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How to Shuck an Oyster

Learn how to shuck oysters in this Howcast food video with Chef Brendan McDermott.

Transcript

What we're going to do today is shuck oysters. Shucking oysters is actually a really easy process but you have to be careful because you can really get hurt doing this if you do it incorrectly. What you really need is you're going to need an oyster knife, or a shucking knife. They're pretty dull, pretty straightforward, and the fact that they are so dull and kind of thick is kind of what makes them dangerous, because you're not really going to get a really nice sharp edge in there. You need something that's going to be able to pop it open, but because you're using force, if your hand slips you can really get yourself badly. What I like to do is I like to make sure I've a kitchen rag or, you know, a basic kitchen rag or a good face cloth folded over a few times, at least four times, so that you can really have a nice safety net.

All we're going to do is we're going to take the oyster and put it down there and then literally fold it over to really make sure my hand is safe. The number one rule with any knife is always think about where it could go if it slips, so I'm not going to try and jab upward or go into my hand. I'm actually going to try and go down as much as I can so if it slips, it just goes to the table or even below my hand. All I'm going to try and do is brace myself a little bit and get a little bit of stability.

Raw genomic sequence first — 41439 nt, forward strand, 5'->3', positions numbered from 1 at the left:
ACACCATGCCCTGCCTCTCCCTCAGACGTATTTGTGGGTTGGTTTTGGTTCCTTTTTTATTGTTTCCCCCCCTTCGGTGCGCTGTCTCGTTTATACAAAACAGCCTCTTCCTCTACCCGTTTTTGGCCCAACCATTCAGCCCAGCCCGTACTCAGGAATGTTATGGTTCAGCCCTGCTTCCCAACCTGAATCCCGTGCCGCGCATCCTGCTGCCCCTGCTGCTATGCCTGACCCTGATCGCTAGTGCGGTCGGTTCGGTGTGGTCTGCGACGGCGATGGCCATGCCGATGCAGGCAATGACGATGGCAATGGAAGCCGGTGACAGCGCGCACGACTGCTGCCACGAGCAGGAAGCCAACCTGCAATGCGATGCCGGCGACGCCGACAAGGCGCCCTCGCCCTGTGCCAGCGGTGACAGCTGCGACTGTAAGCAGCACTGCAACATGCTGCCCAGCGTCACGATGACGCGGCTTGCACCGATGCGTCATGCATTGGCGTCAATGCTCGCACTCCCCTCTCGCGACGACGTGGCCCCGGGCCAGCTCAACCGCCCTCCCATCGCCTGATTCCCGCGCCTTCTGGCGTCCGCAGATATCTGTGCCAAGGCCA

Take the oyster knife, and what we're going to do is go in down to where kind of the spine is, or the hinge I should say, right down here at the end. If you try and come in up by the mouth, where it opens up, you're going to fight it, you're going to crack it, you're going to end up - it's not really going to work very well for you. So we want to come up from the back and really come in right where it, you can see it actually fits in there nicely, right? Now what I can do is I can cover that up, take my shucking knife, get in there, and then just whittle a little bit until it pops. And it should pop right open.

Once you've got that cleared, once you've got that open, just to make sure you get any sand or dirt off, you can clean off the knife, and then go in and pop that up, come up underneath. And underneath, right in here in the back, there's actually a little bit of a muscle. So what we want to do is take the knife and just kind of scrape that out to release the whole entire thing. And now you can just shoot it.

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